Memories and experiences shape us, often in good ways, but
sometimes they prevent us from embracing life. Fear of abandonment, trust and
self-worth are a few of the themes in my debut novel,
The
Promise of Rain.
Although both my hero and heroine have marched on
with their lives—on opposite sides of the world from each other—neither one
realizes just how much they’ve allowed their past wounds to erode their
self-worth and ability to trust in unconditional love.

We all express love differently. Some show…some tell…and
others silently ache for love. Sometimes all it takes is one drop to spring a
heart to life, so give without expectations, because every living thing has a
unique way of reciprocating love.

I hope you enjoy
The Promise of
Rain,
the first in a three-book series for the Harlequin Heartwarming
line. I love hearing from readers, so send me a note at
[email protected]
or pop by my website
at
www.rulasinara.com
or blog at
www.awritersrush.blogspot.com
.

Wishing you love and acceptance,

Rula Sinara

Rula Sinara

The Promise of Rain

RULA SINARA

After a childhood enriched with exotic travels and adventures (both in books and real life), Rula Sinara is now settled in rural Virginia with her husband, three boys and crazy but endearing pets. When she’s not writing, she’s busy attracting wildlife to her yard, watching romantic movies (despite male protests), or researching trees on her garden wish list. According to her kids, she’s obsessed with anything that grows, including the seed of a story idea and the love between unlikely characters.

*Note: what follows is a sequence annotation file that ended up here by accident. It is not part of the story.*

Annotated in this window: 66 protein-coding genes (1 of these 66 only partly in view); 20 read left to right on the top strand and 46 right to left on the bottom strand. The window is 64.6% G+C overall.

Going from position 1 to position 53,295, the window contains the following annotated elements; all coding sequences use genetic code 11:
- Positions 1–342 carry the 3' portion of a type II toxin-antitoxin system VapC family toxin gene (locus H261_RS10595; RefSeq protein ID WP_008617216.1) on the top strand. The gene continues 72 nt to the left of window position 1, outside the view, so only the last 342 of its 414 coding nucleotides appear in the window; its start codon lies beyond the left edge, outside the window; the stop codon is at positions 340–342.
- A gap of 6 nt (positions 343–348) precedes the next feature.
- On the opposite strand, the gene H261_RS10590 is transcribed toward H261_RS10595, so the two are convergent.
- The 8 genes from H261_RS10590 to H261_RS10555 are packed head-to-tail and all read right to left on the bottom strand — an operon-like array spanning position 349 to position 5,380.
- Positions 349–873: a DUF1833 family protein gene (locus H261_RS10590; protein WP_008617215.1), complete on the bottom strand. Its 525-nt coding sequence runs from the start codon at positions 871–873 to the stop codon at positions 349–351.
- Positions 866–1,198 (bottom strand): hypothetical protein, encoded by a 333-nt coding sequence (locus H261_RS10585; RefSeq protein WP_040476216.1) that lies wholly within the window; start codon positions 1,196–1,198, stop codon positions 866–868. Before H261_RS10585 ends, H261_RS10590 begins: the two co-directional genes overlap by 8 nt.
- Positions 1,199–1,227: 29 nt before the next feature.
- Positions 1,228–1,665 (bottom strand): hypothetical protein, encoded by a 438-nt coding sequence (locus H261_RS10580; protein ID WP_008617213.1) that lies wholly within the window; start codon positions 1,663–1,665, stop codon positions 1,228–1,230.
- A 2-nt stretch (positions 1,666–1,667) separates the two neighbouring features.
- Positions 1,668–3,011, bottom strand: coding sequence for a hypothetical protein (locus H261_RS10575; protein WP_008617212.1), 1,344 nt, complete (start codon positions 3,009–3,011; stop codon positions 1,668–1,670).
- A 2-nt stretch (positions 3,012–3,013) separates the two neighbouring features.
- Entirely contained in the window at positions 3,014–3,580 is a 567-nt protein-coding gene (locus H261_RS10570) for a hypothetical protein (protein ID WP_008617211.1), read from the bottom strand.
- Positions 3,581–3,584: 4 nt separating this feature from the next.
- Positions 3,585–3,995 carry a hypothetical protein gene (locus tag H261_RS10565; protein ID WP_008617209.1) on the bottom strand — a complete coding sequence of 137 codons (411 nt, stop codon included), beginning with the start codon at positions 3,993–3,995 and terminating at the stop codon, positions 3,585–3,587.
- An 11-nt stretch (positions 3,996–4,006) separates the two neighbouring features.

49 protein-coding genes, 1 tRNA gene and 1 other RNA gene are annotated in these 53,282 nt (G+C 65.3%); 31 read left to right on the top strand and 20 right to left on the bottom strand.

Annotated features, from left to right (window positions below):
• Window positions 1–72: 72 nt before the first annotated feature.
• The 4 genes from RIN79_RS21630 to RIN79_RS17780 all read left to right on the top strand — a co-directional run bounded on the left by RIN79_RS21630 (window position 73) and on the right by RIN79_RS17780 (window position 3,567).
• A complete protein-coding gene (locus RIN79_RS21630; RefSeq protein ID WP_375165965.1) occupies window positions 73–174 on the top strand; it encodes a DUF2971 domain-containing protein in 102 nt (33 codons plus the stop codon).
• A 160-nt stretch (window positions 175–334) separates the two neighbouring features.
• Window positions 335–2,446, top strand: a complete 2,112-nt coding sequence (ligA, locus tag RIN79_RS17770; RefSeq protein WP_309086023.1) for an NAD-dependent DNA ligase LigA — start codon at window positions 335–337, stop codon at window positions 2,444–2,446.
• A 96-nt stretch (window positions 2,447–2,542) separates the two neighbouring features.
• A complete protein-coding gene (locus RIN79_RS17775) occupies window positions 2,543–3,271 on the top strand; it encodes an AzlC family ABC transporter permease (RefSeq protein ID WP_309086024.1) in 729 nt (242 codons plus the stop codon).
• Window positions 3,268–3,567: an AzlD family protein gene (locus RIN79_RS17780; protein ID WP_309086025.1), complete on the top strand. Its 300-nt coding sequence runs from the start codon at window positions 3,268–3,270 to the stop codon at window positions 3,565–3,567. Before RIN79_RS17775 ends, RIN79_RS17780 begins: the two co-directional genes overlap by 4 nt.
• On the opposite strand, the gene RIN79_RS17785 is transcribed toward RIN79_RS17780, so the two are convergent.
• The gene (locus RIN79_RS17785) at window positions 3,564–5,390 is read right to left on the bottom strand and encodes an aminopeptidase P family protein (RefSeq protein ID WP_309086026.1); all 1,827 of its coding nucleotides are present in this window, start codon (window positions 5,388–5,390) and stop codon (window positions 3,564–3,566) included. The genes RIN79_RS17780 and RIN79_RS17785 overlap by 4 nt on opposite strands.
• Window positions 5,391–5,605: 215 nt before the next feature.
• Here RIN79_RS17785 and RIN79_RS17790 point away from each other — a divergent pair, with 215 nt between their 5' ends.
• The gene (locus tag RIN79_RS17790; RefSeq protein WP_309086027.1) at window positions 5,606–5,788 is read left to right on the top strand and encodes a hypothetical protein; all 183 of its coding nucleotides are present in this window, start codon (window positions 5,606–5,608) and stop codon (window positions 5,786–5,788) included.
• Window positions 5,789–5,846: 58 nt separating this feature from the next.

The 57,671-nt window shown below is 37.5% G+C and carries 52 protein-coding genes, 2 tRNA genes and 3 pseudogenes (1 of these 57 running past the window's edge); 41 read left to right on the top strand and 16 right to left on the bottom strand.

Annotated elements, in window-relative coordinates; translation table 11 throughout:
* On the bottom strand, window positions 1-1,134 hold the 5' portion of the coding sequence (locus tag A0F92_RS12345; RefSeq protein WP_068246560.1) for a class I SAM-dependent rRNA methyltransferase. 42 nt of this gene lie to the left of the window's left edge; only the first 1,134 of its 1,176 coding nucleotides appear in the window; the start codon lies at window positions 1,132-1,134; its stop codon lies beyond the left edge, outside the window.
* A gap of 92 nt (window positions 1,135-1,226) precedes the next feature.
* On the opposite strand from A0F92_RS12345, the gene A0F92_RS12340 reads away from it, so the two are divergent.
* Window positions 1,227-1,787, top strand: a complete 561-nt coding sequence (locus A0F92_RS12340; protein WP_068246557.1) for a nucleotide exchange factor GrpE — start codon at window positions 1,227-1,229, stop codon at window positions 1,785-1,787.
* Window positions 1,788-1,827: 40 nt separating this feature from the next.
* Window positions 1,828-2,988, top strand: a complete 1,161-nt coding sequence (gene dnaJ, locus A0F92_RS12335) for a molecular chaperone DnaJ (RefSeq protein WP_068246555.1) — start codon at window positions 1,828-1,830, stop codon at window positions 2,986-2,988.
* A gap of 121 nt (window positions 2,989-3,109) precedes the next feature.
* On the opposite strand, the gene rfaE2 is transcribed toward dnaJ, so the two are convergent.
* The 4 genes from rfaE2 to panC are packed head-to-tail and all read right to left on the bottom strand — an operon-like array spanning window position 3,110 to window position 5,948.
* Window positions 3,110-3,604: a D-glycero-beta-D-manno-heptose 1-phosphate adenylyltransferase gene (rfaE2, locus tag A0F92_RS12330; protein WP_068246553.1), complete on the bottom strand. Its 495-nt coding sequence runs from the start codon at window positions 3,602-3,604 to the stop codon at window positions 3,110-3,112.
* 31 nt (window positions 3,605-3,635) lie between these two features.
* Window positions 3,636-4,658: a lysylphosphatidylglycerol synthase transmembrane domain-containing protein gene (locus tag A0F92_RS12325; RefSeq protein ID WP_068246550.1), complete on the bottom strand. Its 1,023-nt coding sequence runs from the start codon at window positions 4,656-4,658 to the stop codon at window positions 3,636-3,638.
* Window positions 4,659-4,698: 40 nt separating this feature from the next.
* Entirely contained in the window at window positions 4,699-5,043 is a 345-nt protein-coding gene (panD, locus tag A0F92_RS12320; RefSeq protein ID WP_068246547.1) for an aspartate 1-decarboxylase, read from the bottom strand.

Acknowledgments

I’d like to thank every writer, reader and blogger who, knowingly or unknowingly, taught, encouraged and inspired me. I’ve made so many dear friends, writers and industry professionals alike, who selflessly helped propel my writing dream forward and have stuck by my side along the way. You know who you are and I thank you from the bottom of my heart for every opportunity you’ve given me.

Thank you to Harlequin and everyone who is a part of their family for being there from the start. The invaluable educational and writing opportunities, community support and guidance for unpublished writers you provide made all the difference.